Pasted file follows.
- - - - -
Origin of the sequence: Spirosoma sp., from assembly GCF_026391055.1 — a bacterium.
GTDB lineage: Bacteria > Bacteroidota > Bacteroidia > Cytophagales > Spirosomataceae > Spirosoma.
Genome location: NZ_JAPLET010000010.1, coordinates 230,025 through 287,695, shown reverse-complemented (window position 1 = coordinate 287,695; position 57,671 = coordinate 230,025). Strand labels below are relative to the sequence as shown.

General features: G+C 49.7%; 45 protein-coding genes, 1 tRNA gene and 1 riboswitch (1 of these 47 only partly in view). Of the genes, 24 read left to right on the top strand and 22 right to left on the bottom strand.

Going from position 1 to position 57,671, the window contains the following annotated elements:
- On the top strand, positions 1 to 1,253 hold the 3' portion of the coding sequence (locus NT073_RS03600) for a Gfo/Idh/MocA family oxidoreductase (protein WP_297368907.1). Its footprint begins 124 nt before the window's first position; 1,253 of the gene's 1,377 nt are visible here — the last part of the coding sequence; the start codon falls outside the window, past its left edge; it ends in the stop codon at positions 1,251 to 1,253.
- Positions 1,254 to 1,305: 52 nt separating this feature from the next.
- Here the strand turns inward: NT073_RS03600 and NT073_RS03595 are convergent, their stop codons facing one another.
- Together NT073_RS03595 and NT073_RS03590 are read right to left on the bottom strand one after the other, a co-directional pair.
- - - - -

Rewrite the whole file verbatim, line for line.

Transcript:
Origin of the sequence: Spirosoma sp., from assembly GCF_026391055.1 — a bacterium.
GTDB lineage: Bacteria > Bacteroidota > Bacteroidia > Cytophagales > Spirosomataceae > Spirosoma.
Genome location: NZ_JAPLET010000010.1, coordinates 230,025 through 287,695, shown reverse-complemented (window position 1 = coordinate 287,695; position 57,671 = coordinate 230,025). Strand labels below are relative to the sequence as shown.

General features: G+C 49.7%; 45 protein-coding genes, 1 tRNA gene and 1 riboswitch (1 of these 47 only partly in view). Of the genes, 24 read left to right on the top strand and 22 right to left on the bottom strand.

Going from position 1 to position 57,671, the window contains the following annotated elements:
- On the top strand, positions 1 to 1,253 hold the 3' portion of the coding sequence (locus NT073_RS03600) for a Gfo/Idh/MocA family oxidoreductase (protein WP_297368907.1). Its footprint begins 124 nt before the window's first position; 1,253 of the gene's 1,377 nt are visible here — the last part of the coding sequence; the start codon falls outside the window, past its left edge; it ends in the stop codon at positions 1,251 to 1,253.
- Positions 1,254 to 1,305: 52 nt separating this feature from the next.
- Here the strand turns inward: NT073_RS03600 and NT073_RS03595 are convergent, their stop codons facing one another.
- Together NT073_RS03595 and NT073_RS03590 are read right to left on the bottom strand one after the other, a co-directional pair.